October 3rd, 2009


World Virus Appreciation Day!

October 3rd is World Virus Appreciation Day, the holiday where we celebrate the wonders of the virological world. If it wants to kill you, today's the day to rejoice in its existence...or at least to be glad that you don't have it. Yet.

I love the existence of this holiday, and—after considerable consideration—have decided that this year, once again, I'm going to celebrate my favorite virus of them all. No, not the Black Death, although it holds a truly special place in my heart. I mean Kellis-Amberlee, the hybrid virus created when the Kellis Flu met up with Marburg Amberlee, fell in love, and started having little zombie-making babies.

Yes, it's a fake virus. No, I don't care, because not only have I spent the last several years working on the virology behind Kellis-Amberlee, but it's been responsible for my learning more about real-world viruses than anyone outside the fields of epidemiology or virology ever needed to know. Seriously! Kellis-Amberlee was created sloppily and in about five minutes; it was refined over the course of almost two years, and involved auditing epidemiology and virology courses, talking to doctors from the CDC, and reading most of a library on infectious diseases.

Because of Kellis-Amberlee, I've learned about cholera (nasty), pandemic flu (actually nastier), Ebola (scary), and yellow fever (scariest bitch on the block). Before I started work on Feed, all I knew about smallpox was that we were missing a bunch of it, and that was probably bad; now I know exactly why that's bad. Miraculously, I sleep pretty well at night despite this knowledge.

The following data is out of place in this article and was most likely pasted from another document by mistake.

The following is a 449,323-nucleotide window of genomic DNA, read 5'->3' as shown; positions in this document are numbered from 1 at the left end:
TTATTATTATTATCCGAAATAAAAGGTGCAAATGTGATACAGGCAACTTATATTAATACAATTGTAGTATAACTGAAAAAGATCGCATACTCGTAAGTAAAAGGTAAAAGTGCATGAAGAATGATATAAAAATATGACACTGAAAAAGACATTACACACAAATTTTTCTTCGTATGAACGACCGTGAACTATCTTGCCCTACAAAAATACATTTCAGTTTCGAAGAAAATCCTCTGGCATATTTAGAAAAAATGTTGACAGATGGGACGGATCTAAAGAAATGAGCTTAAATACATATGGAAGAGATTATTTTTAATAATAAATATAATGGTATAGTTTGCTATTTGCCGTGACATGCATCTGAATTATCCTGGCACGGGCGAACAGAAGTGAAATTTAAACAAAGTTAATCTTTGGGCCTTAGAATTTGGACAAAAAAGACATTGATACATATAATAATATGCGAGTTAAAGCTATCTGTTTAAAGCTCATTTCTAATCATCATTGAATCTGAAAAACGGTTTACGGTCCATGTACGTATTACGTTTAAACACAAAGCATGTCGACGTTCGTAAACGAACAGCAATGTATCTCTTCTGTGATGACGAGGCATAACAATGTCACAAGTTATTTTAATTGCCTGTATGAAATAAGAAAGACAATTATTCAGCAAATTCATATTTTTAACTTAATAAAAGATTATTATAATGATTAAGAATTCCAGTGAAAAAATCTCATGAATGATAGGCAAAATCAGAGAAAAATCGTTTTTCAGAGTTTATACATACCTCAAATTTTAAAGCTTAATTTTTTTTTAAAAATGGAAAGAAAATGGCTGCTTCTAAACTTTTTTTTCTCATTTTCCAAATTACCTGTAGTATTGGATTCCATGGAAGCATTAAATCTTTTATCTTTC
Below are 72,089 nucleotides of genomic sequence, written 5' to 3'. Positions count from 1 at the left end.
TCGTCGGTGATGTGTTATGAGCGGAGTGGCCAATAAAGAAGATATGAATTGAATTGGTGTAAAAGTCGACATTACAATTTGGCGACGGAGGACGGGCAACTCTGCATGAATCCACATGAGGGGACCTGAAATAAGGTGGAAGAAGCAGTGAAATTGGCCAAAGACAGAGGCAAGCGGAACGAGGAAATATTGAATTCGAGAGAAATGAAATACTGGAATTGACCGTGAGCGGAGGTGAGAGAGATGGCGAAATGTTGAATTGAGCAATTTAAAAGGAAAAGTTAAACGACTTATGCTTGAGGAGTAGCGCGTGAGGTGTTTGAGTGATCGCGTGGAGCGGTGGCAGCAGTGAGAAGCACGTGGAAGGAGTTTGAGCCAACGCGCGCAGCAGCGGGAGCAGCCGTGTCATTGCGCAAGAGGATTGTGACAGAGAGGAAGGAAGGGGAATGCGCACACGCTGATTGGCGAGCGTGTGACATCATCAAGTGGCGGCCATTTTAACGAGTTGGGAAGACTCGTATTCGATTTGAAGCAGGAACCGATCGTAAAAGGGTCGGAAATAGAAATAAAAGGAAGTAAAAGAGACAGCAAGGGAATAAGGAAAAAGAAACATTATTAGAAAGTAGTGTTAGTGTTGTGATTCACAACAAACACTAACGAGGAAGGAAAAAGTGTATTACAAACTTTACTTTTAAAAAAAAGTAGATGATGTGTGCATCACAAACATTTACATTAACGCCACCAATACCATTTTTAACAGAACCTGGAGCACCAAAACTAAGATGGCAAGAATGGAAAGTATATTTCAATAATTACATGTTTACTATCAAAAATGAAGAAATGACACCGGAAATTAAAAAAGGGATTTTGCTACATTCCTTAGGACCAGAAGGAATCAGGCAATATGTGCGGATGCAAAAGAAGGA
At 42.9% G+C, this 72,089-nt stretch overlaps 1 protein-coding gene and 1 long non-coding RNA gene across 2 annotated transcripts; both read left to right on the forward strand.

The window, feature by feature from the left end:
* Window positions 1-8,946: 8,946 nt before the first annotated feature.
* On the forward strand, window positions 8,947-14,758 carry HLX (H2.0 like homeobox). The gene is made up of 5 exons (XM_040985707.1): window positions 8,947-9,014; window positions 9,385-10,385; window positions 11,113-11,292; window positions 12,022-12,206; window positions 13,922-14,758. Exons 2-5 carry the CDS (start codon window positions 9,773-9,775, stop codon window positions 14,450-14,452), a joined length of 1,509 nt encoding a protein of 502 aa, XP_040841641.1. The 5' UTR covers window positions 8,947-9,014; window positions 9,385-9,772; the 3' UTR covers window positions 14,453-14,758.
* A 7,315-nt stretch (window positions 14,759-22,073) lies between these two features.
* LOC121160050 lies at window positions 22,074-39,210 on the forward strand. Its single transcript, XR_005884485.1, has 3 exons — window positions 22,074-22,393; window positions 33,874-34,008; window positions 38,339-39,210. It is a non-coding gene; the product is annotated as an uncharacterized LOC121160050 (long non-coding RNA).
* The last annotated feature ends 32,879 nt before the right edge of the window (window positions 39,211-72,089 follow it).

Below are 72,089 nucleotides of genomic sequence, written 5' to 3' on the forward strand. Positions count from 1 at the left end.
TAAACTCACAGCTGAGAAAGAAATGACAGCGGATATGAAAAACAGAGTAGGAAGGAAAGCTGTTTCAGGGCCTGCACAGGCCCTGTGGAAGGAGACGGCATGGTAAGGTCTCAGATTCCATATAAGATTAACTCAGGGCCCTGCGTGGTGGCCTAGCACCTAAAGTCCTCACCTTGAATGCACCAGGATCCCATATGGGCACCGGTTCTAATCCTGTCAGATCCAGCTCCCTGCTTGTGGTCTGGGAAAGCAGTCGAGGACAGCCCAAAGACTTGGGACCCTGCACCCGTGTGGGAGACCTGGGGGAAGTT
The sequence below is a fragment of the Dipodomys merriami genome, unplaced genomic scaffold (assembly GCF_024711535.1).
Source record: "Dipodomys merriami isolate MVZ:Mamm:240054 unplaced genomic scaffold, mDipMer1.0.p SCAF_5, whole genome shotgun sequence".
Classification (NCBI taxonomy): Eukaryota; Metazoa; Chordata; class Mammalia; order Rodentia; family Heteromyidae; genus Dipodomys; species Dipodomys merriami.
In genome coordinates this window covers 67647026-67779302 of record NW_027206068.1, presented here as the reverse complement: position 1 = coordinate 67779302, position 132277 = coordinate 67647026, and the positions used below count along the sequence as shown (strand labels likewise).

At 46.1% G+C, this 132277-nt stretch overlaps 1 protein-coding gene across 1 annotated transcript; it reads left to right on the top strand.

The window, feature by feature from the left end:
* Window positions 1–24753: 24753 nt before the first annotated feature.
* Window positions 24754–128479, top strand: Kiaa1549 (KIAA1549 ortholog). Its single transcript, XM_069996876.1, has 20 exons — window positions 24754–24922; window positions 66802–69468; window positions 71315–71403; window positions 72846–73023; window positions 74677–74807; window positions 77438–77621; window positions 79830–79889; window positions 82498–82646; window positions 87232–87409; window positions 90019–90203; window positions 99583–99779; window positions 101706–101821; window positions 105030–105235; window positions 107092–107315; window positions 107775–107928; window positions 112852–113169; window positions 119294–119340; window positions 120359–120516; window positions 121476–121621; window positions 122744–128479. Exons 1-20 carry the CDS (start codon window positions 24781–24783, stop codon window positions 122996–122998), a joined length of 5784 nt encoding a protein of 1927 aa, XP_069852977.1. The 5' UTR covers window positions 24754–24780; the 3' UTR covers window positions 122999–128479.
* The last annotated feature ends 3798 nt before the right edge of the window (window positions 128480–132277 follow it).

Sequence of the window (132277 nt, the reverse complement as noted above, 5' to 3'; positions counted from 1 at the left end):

I love viruses and diseases. I love Kellis-Amberlee. And today, I love World Virus Appreciation Day. Remember, if I sneeze, it's only because a droplet-based transmission is another way of saying "I love you."
the mourning edition

Word count -- DEADLINE.

Words: 4,416.
Total words: 56,706.
Reason for stopping: end of chapter eleven. Time for horror movies.
Music: oddly enough, lots of show tunes.
Lilly and Alice: lounging.

I sort of hate to stop where I'm stopping, because Deadline is currently one hundred and ninety-six manuscript pages long, and two hundred pages is another of those super-exciting milestones that I so enjoy. Ah, well. I know that I'll be able to hit it in chapter twelve, and I didn't sleep well last night, so my eyes are sort of crossing now. Continuing to work would be counter-productive, and I shall instead conclude my labors in triumph. I like triumph. It tastes of spending the evening watching shitty horror movies and eating tomato sandwiches.

Pacing is always interesting in the Mason books, because I'm combining a very medical thriller/science fiction plot with, well, zombie apocalypse and massive violence. I need to both make sure the "let's talk about droplet-based transmission" scenes don't dominate the book, and also make sure that I'm not writing a Michael Bay movie. (Not that there's anything wrong with Michael Bay. It's just that if I'm going to write a movie, I'd rather write a James Gunn movie, or maybe a John Carpenter movie. One of the good ones. Not Vampires.) It's a very delicate balance, and it sometimes takes me a little while to find my flow in a given chapter. Well, tonight, the flow was on.

Before it sounds like I'm getting too cocky, remember that the final manuscript for Feed came in at 145,000 words, roughly. So I'm only barely a third of the way there. And that's a good thing, because oh...

...you ain't seen nothing yet.